Orchid Educational Pavilion

Orchid Educational Pavilion

Architect
FGP Atelier
Location
Oaxaca, Mexico | View Map
Project Year
2018
Category
Pavilions
Rafael Gamo

Orchid Educational Pavilion

FGP Atelier as Architects

Context
The Orchid Pavilion is located in the heart of Oaxaca, Mexico within the walls of the Church and former monastery of Santo Domingo de Guzman (constructed 1572-1666) – now the Botanical Gardens of Santo Domingo. The Pavilion sits within one of the most biologically diverse ecologies in the world and as part of an ensemble of cultural experiences. Beyond the physical site, the Pavilion is located in a part of Mexico with a unique building tradition, labor force, and construction expertise that would be integrated into the design. The project was funded by a mix of public and private support and, as a result, required a phased design approach.

 

The project also sits within the context of FGP’s broader body of work that had been primarily focused on large-scale transportation, urban, residential, retail, and commercial projects. The design of the Educational Pavilion gave Francisco an opportunity to work on a very intimate scale with an intense attention to detail. It was also the first time that he had built a project in Mexico since leaving his own country to pursue a master’s at the Harvard GSD in 1998. Designing the Pavilion offered a chance to synthesize many of the ideas expressed in his larger-scale work. The Orchid Pavilion was completed at a time when Francisco founded FGP Atelier and, as such, marks a point of departure and thesis statement for the work that he hopes to accomplish in the coming decades.

 

Objectives and Performance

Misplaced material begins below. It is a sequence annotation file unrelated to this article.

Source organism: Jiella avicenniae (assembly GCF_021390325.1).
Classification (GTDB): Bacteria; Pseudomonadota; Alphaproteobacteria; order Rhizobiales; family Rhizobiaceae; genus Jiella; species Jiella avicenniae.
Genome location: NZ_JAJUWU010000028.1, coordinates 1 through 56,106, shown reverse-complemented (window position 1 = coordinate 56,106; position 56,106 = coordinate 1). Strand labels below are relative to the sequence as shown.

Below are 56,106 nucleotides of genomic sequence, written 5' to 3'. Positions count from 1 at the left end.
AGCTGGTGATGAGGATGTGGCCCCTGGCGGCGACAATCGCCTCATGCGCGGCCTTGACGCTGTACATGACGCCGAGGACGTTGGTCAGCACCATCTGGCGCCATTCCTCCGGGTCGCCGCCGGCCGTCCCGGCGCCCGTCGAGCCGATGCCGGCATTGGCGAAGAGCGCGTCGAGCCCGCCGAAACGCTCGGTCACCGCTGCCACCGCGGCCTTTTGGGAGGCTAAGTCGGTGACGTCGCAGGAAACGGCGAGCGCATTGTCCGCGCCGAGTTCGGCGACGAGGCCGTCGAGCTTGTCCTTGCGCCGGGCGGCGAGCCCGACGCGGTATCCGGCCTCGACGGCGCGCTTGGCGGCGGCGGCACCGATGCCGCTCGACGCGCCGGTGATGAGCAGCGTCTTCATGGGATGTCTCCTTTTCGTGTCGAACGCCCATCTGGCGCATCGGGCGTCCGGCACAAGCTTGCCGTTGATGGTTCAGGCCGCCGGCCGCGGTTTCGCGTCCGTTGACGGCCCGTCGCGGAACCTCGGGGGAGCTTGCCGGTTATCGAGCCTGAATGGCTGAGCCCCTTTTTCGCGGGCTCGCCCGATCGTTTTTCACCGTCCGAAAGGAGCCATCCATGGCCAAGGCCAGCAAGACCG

The Orchid Pavilion is conceived as a contemporary cultural building in contrast with its historic context around the idea of minimum use of resources and minimum environmental impact. It is a self-sustaining “machine” for harvesting. The idea of total transparency was critical in the design. The flooring planks for the staircase and the viewing platform are an open grid to allow light and views from all directions into the chambers. Its design is based on five elements: the west chamber (hot chamber), the east chamber (cool chamber), the central staircase (which collects rainfall), the viewing platform, and the ‘invisible systems’ (geothermal, evaporative cooling and power). The east and west chambers are rectangular glass boxes oriented on the north-south axis to provoke natural cross ventilation. They are located on either side of the central staircase and designed to run on very different thermal criteria. The conditioning is provided through a geothermal system that injects cold air into the chambers from the underground soil via one turbine that is powered by solar panels (which are located 100 meters away in the roof of the complex’s administrative building). The central staircase brings the visitors through the chambers up to the viewing platform from where stunning views into the church and the botanical gardens can be experienced an opportunity as well to contemplate the curated plant content from an elevated perspective. Underneath the staircase rainfall is collected and stored into the complex’s main well to be used by the evaporative cooling system that supports the cooling and irrigation systems. In addition, the majority of the building has been crafted, manufactured and assembled on site. Finally, Francisco invited his longtime friends Werner Sobek and Matthias Schuler to make the structure as light-weight and sustainable by design as possible.